For many students, complicated jargon can make science a daunting subject. Actor and science advocate Alan Alda experienced this first-hand when, as an 11-year-old student, he asked his teacher what a flame was. After a moment of thought, she replied "oxidation"; a word that left him just as puzzled as before.
This experience stuck with him through the years and inspired him to issue "The Flame Challenge"; a competition asking scientists to explain a flame in terms that an 11-year-old can understand. The judges, over 6,000 11-year-olds from around the world, recently chose a fiery animated video created by an American graduate student in Austria as the winner.
At the heart of this challenge is the need to make science more accessible to students and the public. Alda argues that because we are surrounded by science every day, it is more important than ever for people to understand scientific concepts and technology. He spoke with Miles O'Brien about the challenge, and about the responsibility scientists with good communication skills have to inform the public about what they do.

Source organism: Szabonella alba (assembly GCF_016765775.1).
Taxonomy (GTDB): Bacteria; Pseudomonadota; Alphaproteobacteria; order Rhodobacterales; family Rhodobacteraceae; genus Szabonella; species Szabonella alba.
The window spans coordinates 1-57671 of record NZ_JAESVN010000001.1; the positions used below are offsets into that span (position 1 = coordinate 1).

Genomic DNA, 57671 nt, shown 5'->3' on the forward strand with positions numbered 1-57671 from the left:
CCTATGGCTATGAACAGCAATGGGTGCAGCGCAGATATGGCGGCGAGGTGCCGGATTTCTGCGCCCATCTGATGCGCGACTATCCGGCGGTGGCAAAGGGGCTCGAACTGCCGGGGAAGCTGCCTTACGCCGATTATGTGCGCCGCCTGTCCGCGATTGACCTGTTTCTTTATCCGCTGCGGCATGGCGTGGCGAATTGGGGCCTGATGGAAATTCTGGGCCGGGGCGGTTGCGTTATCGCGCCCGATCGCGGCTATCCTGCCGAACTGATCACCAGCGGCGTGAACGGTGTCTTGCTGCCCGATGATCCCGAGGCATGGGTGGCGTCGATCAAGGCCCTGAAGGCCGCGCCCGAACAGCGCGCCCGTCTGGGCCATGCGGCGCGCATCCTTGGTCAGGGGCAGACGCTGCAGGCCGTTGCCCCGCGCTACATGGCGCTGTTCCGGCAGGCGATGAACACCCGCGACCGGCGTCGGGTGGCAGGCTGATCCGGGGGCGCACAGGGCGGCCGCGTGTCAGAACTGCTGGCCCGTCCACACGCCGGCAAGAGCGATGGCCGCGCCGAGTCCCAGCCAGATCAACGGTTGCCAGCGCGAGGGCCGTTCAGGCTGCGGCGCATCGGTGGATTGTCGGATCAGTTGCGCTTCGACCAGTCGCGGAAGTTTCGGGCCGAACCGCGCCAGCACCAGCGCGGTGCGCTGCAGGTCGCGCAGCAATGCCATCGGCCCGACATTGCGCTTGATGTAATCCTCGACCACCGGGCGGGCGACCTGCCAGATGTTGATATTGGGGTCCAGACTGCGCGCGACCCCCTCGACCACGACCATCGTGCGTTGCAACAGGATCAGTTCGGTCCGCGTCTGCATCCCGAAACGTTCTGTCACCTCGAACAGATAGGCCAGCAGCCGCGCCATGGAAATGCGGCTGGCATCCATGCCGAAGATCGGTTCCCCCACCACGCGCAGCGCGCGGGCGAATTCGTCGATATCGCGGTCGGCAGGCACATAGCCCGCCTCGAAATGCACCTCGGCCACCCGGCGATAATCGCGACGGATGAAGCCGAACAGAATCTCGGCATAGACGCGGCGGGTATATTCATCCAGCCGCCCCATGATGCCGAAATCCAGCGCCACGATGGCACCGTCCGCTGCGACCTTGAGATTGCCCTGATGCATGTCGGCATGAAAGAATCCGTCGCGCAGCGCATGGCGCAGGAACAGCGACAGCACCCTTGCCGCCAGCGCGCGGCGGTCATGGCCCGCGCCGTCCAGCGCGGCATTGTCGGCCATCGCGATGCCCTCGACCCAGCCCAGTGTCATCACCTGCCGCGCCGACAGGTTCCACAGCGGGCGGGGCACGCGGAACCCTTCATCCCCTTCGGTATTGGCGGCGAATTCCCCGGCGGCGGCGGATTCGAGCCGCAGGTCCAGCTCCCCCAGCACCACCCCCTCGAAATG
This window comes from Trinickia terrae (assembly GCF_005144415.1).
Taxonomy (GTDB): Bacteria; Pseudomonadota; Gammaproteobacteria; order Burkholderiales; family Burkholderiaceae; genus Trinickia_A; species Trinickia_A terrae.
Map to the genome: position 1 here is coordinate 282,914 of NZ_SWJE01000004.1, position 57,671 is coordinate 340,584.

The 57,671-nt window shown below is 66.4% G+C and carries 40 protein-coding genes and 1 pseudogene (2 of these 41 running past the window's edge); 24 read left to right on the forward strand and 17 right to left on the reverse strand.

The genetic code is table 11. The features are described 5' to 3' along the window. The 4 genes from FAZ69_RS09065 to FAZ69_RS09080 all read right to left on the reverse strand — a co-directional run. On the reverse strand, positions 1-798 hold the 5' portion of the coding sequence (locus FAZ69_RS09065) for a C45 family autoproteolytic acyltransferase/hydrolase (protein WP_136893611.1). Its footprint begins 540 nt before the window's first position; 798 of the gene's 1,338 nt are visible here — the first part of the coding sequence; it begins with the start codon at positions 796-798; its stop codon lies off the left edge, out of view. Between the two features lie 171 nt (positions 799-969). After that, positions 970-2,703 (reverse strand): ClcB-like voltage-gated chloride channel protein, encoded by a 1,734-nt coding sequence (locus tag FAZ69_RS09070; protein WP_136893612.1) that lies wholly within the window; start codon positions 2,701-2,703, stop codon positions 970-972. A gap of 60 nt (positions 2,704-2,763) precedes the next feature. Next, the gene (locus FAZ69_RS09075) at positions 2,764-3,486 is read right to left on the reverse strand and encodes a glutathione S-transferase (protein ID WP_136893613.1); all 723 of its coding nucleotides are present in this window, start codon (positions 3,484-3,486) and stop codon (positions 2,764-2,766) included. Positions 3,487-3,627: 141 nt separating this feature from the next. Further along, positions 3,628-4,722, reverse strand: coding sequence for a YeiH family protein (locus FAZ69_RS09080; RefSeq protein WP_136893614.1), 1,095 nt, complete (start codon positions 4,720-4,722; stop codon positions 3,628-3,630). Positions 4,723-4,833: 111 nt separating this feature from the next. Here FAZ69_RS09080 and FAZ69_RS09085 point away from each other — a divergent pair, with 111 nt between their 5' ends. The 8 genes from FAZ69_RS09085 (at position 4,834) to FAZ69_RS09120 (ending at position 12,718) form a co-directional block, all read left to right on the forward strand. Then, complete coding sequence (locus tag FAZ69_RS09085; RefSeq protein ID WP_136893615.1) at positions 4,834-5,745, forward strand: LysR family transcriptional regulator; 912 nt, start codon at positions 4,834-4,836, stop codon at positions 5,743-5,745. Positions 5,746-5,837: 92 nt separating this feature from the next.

"It's an obligation to share the fruits of your research with the public. If the public doesn't embrace science, then not only does science go out of business. So does the public. So does your country." - Neil deGrasse Tyson, American Museum of Natural History.
1. What does the word "jargon" mean?
2. Who is Alan Alda? Why did he issue his challenge?
3. What was the point of "The Flame Challenge"?
1. Do you think it is necessary to make science easily accessible? Why or why not?
2. Do you think that scientists have an obligation to communicate with the public?
3. How can scientists better reach out and explain their work to the public?